Eventually, Bezos hopes that New Shepard will take paying customers up about 100 kilometers into the air, where they will experience weightlessness and be able to see the Earth against the blackness of space before the capsule falls back to the ground under parachutes. But Bezos' ambition stretches far beyond sending tourists to suborbital space. Blue Origin also has plans to build larger rockets that will be able to send big payloads and crews of people to orbit and beyond.

Blue Origin Launches Its First test Flight of 2018

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  • 2 choices to see space close to Earth:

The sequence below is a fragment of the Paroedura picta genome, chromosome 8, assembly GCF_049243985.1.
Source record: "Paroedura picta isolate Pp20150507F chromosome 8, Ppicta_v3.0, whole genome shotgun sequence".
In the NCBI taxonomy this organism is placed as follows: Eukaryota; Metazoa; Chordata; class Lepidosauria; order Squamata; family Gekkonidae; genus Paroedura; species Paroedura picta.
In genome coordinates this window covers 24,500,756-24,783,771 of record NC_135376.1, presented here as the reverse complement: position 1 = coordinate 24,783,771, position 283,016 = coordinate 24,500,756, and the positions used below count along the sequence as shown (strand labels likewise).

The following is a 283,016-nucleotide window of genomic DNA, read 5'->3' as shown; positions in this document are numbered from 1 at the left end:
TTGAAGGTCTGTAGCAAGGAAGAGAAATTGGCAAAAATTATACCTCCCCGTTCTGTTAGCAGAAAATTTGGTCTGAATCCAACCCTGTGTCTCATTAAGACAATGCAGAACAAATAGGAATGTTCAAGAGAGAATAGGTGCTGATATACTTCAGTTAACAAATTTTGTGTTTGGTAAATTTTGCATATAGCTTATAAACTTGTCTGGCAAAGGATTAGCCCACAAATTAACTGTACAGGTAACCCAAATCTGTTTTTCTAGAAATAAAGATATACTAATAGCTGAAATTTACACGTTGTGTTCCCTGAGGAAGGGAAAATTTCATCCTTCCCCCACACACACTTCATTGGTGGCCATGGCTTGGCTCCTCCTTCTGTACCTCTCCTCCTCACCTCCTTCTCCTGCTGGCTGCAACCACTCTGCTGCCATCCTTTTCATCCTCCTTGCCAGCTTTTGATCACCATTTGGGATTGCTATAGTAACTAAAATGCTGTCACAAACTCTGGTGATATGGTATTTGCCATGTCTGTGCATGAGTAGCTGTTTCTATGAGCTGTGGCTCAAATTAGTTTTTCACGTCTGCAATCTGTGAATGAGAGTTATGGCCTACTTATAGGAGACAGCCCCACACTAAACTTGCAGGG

1) View high-definition videos of space travel, safely in your home.

    2) Go into near outer space with Amazon CEO Jeff Bezos's company Blue Origin, and possibly die if there is an accident or technical deficiency.

    Is Jeff Bezos careful to be logical? It seems to me the answer is no, if you judge by looking at the messy, sloppy Amazon web pages that distract you by trying to sell you other things when you are researching a product.

    Blue Origin does not now have t
    • Judging by the language it looks like Virgin Galactic is outsourcing their online trolls.
    • Is Jeff Bezos careful to be logical? It seems to me the answer is no, if you judge by how Amazon is managed. More evidence, added to the evidence in the parent comment: